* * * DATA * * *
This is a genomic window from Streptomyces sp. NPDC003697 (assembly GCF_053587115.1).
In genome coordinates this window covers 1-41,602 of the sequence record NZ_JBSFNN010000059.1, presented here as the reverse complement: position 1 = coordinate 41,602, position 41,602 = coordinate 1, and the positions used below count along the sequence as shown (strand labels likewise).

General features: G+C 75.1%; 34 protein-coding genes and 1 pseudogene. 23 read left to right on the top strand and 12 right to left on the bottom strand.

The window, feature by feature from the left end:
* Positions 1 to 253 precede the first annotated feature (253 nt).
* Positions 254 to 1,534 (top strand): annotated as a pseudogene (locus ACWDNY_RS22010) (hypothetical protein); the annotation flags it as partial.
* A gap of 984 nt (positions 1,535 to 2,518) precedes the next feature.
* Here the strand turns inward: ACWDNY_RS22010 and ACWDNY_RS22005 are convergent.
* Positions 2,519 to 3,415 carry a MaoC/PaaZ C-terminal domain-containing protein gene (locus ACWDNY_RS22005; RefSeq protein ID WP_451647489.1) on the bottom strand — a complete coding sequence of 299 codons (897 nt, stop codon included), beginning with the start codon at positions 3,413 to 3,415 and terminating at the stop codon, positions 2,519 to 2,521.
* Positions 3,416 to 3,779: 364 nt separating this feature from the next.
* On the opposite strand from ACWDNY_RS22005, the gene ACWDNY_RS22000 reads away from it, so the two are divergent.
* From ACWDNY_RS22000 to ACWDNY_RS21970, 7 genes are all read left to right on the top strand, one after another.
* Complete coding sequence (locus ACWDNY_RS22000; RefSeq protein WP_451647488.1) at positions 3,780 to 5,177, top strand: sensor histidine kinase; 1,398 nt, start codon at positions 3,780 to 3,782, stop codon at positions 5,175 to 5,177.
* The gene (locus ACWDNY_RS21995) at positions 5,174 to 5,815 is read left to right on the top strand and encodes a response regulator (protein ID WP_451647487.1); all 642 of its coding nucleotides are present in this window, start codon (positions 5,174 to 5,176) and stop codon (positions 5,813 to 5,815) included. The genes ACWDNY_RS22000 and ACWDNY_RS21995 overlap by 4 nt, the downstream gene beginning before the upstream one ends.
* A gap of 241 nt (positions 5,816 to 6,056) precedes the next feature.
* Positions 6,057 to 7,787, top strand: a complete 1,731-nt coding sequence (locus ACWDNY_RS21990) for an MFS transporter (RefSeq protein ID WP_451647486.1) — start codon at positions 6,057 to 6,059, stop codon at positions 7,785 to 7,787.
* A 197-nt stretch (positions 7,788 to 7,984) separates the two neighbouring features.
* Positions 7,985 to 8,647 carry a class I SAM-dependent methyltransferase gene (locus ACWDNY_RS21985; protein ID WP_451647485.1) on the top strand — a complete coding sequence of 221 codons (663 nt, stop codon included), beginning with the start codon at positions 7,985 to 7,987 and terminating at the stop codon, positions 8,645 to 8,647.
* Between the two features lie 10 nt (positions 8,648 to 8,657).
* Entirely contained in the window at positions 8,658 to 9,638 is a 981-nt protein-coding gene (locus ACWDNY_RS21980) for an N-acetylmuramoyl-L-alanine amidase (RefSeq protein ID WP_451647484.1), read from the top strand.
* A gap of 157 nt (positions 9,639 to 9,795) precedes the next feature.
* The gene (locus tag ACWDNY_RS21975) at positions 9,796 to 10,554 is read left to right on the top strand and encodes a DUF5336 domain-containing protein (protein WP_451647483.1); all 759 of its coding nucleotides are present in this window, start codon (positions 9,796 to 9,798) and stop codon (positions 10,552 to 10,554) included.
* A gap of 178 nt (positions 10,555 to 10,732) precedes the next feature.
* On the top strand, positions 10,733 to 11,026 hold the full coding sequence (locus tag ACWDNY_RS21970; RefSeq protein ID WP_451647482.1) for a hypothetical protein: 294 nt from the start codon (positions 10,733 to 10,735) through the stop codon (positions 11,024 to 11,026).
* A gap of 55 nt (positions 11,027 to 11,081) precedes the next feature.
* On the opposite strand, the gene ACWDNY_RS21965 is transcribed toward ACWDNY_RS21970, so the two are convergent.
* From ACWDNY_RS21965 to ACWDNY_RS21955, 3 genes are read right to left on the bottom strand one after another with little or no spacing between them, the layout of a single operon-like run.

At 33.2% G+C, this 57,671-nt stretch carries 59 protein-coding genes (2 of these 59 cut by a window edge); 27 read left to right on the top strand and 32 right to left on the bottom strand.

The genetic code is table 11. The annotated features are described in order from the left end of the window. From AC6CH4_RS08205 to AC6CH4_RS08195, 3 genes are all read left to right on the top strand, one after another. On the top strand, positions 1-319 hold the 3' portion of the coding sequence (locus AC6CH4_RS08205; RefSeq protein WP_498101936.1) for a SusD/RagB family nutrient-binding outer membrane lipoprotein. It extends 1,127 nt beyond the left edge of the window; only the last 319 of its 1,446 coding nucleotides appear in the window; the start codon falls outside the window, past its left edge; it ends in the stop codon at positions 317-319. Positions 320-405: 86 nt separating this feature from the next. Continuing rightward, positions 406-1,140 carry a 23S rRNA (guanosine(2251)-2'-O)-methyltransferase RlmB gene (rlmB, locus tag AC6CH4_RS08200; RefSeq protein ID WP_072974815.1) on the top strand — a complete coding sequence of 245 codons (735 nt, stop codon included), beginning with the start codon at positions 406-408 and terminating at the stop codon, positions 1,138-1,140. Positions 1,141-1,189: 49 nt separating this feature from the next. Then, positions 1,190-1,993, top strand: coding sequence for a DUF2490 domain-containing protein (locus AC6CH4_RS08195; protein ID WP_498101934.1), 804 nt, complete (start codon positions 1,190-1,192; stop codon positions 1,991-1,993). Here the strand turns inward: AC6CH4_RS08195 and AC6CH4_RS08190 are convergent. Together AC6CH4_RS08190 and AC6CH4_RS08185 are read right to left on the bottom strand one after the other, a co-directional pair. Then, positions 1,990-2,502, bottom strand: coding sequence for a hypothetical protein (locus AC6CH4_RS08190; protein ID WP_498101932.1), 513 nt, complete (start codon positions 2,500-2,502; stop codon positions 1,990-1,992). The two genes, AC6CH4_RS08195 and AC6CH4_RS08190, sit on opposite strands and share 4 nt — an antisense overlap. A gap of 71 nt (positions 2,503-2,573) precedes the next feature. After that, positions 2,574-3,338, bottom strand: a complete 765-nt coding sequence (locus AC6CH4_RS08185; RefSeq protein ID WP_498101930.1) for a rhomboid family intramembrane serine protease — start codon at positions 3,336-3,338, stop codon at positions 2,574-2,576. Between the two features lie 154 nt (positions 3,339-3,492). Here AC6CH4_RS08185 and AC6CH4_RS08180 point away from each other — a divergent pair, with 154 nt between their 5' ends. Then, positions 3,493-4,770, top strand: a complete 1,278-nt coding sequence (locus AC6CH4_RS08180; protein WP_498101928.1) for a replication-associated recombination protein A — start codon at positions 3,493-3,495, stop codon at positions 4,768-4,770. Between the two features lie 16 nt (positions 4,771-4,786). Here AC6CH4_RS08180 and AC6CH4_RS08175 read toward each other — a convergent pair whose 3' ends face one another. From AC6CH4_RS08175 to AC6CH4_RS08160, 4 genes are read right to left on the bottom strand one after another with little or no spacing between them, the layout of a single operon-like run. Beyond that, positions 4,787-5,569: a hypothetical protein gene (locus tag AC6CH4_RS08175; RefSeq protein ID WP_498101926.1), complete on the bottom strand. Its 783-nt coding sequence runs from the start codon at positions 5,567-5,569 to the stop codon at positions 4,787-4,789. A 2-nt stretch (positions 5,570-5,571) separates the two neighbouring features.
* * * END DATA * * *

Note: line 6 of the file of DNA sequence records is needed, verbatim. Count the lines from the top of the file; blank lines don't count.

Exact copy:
* Positions 254 to 1,534 (top strand): annotated as a pseudogene (locus ACWDNY_RS22010) (hypothetical protein); the annotation flags it as partial.